The new high-throughput maskless tool developed at DARPA, achieves high throughput through the simultaneous deployment of 1 million parallel electron beamlets. Illustration: DARPA
DARPA said its Maskless Nanowriter program is developing a massively parallel, direct-write, electron-beam lithography tool with a write speed more than 100 times faster than current single-column eBeam tools. If successful, the program will eliminate the need for expensive mask sets and will increase economic viability of small-lot production for custom, ASICs and micro-electromechanical systems. The new Nanowriter tool is targeted at the 45-nm lithography node with technology scalable to 32 nm and beyond
DARPA said the program recently achieved two important milestones when it demonstrated a micro-lens array to pattern a beam into 1 million electron beamlets and showed a second-generation eBeam column designed to significantly reduce pattern blur.
In this new high-throughput maskless tool, high throughput is achieved through the simultaneous deployment of 1 million parallel electron beamlets.
The goal of the Maskless Nanowriter program is to produce a maskless electron-beam-direct-write (EBDW) lithography tool using a novel Reflection Electron Beam Lithography (REBL) concept invented by KLA-Tencor. A critical component of the Maskless Nanowriter program is the use of a reflective electron beam pattern generator that converts design data for an integrated circuit into a column of 1 million electron beams, controlled and modulated individually, to write the circuit pattern directly onto the wafer at very high throughput. This tool will be designed for nanolithography at the 45 nm node with a technology that can be scaled to the 32 nm node and beyond. Success in the development of the REBL technology will eliminate costly mask sets and increased economic viability for small lot production (1 – 20 wafers) of state-of-the-art custom ASICs (Application-Specific Integrated Circuits), NEMS/MEMS devices, and nanophotonic devices for DoD applications. The EBDW technology developed during this program will also result in maskless lithography tools that can be installed in the Trusted Foundry to enable affordable production of small lots of state-of-the-art DoD nanosystems for a broad spectrum of DoD applications. Additionally, the technology will find wide application in the commercial sector for nanopatterning masks for DUV lithography and templates for imprint lithography, thus defraying tool infrastructure costs to the DoD.
The spatially uniform, low energy spread electron beam is created on a thermionic cathode, accelerated to high energy (50 kilovolt), and rotated 90o via a magnetic prism toward a metal plate known as the dynamic pattern generator (DPG). The DPG features a 256 x 4000 array of micron-scale metal pixels, each pixel capable of individual biasing, that modulate the electron beams by biasing particular pixels of the array at either a low negative voltage (-2.1 volts) or at ground potential. When pixels are biased at -2.1 volts, the local electron beam is reflected; when pixels are biased at ground potential, the local electron beam is absorbed at very near zero energy. The patterned, reflected electron beam is then reaccelerated to 50 keV, rotated 90o by the magnetic prism, demagnified by a factor-of-50 in a magnetic optical system, and used to pattern the resist on the surface of the wafer.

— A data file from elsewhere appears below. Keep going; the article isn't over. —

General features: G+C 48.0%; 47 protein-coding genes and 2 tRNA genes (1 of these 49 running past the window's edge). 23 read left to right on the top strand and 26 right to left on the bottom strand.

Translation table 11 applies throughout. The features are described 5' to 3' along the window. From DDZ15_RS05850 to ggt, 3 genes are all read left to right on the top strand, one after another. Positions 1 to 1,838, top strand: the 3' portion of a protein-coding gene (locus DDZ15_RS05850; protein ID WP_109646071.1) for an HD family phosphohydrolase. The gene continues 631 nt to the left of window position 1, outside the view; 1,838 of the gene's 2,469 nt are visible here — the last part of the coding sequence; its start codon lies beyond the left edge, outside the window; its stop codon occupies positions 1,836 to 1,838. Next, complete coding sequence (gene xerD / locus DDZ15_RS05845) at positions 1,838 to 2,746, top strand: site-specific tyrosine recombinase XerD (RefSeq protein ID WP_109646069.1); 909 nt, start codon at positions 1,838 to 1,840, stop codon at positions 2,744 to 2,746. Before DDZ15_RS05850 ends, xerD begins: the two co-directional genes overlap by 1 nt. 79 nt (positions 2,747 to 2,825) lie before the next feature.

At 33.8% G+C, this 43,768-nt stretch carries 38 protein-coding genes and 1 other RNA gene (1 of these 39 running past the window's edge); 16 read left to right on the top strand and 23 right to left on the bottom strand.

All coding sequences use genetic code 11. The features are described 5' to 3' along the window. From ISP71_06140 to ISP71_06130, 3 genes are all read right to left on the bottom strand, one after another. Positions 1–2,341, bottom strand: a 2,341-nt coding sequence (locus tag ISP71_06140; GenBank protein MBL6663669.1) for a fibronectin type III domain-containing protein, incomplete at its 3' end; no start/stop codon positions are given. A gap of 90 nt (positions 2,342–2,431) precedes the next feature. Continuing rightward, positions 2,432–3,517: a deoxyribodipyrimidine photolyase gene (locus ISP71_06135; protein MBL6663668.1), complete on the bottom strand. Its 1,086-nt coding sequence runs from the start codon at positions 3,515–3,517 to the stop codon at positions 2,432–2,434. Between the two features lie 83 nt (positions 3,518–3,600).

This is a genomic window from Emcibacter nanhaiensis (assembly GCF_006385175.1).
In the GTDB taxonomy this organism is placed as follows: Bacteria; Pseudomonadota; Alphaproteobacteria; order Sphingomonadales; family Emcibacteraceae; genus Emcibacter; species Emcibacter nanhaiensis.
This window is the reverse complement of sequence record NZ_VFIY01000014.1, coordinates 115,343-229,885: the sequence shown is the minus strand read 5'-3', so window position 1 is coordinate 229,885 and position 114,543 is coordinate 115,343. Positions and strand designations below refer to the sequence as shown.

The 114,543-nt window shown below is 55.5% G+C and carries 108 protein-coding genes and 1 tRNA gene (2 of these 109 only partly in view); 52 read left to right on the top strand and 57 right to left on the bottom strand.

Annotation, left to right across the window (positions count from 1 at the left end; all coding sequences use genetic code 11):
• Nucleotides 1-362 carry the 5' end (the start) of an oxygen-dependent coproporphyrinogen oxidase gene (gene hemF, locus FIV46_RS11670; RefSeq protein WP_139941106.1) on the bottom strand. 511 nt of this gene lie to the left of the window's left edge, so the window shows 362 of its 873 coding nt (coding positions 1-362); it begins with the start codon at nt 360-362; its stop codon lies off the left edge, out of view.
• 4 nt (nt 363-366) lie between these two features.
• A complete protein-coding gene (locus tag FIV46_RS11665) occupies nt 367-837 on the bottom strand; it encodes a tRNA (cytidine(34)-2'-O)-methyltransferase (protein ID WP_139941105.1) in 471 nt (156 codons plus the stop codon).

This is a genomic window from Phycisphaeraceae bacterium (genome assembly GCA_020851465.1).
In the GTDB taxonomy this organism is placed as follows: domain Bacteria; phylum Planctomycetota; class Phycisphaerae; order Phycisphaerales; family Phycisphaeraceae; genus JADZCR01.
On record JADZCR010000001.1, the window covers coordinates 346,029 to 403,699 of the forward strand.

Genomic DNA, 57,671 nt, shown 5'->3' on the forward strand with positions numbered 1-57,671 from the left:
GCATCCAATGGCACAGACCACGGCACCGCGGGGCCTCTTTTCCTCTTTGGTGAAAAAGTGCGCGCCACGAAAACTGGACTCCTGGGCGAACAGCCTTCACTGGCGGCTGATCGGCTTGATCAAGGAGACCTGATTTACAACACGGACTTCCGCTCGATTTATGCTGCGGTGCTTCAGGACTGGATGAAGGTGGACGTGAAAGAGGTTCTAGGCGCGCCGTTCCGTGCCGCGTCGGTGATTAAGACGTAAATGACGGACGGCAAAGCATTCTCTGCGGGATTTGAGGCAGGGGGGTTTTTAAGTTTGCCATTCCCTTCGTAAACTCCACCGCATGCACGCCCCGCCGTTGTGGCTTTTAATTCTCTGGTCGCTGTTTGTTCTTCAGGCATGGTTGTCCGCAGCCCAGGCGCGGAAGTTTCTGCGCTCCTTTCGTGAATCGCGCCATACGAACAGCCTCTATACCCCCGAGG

The REBL tool to be developed in the Maskless Nanowriter program allows high throughput, greatly simplifies the electron optics required, and utilizes existing IC technology for easy addressing of the individual pixels. With a total beam current of 20 mA at the DPG (11 mA at the wafer), 5-to-7 300 mm-wafer-levels can be patterned in 1 hour, representing a write speed more than 100 times faster than available from existing single electron beam, direct-write technology. By delivering patterning performance compatible with the 45 nm node and beyond at several wafers per hour without the requirement for masks, Nanowriter will enable affordable and timely production of state-of-the art ICs in small lots entirely within secure facilities. In addition, it provides a commercially viable EBDW tool to ensure continued availability of custom ASICs for DoD applications.
Journal of Vacuum Science Technology – Reflective electron beam lithography: A maskless ebeam direct write lithography approach using the reflective electron beam lithography concept (8 pages, Nov 15, 2010)
Reflective electron beam litography (REBL) utilizes several novel technologies to generate and expose lithographic patterns at throughputs that could make ebeam maskless lithography feasible for high volume manufacturing. The REBL program was described in a previous article [ P. Petric et al., J. Vac. Sci. Technol. B 27, 161 (2009) ] 2 years ago. This article will review the system architecture and the progress of REBL in the past 2 years. The main technologies making REBL unique are the reflective electron optics, the rotary stage, and the dynamic pattern generator (DPG). Changes in how these concepts have been implemented in a new design will be discussed. The main disadvantage of today’s electron beam direct write is low throughput; it takes many tens of hours to expose a 300 mm wafer today using ebeam lithography. The projected system throughput performance with the integrated technology of the reflective optics, DPG, and a multiple wafer rotary stage will be shown incorporating the performance data for the new column design
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